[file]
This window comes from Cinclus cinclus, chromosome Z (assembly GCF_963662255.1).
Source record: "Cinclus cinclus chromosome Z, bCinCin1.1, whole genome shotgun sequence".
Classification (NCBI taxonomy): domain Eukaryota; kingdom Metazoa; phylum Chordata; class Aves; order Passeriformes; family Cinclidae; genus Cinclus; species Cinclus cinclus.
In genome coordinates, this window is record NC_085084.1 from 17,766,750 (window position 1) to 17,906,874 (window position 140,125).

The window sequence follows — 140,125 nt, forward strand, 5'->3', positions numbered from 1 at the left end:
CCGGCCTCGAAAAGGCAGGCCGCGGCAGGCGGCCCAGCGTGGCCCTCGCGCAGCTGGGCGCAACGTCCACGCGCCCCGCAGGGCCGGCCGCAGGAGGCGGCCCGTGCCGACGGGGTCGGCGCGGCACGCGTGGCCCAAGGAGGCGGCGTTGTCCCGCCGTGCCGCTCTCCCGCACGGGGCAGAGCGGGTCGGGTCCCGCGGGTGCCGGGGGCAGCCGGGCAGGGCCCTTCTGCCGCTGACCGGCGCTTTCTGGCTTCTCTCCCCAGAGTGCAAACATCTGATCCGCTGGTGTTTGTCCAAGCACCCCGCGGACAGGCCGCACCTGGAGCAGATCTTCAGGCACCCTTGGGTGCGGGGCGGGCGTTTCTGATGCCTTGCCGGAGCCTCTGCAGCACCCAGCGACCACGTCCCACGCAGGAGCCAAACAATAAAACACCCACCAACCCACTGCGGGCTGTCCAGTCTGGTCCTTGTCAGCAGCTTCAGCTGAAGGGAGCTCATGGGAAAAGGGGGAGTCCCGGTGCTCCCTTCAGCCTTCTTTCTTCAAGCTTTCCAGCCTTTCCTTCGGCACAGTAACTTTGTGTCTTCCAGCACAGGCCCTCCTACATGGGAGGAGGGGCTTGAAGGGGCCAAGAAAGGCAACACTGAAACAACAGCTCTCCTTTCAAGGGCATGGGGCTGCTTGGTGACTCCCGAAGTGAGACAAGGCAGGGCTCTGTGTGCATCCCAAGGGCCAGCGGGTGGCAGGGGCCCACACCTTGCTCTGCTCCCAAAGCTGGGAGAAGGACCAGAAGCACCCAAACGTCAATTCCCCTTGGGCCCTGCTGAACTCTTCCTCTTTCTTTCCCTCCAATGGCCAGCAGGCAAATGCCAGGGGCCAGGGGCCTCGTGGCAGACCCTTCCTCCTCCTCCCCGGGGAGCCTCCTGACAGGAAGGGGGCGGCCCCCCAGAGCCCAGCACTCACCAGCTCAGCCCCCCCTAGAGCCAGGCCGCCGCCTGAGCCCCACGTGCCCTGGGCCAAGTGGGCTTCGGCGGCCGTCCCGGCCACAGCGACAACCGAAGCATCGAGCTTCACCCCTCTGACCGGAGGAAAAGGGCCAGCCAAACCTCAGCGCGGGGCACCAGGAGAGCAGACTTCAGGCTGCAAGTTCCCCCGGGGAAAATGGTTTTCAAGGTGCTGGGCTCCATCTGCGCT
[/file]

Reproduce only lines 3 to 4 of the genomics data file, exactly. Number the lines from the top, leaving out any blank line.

Classification (NCBI taxonomy): domain Eukaryota; kingdom Metazoa; phylum Chordata; class Aves; order Passeriformes; family Cinclidae; genus Cinclus; species Cinclus cinclus.
In genome coordinates, this window is record NC_085084.1 from 17,766,750 (window position 1) to 17,906,874 (window position 140,125).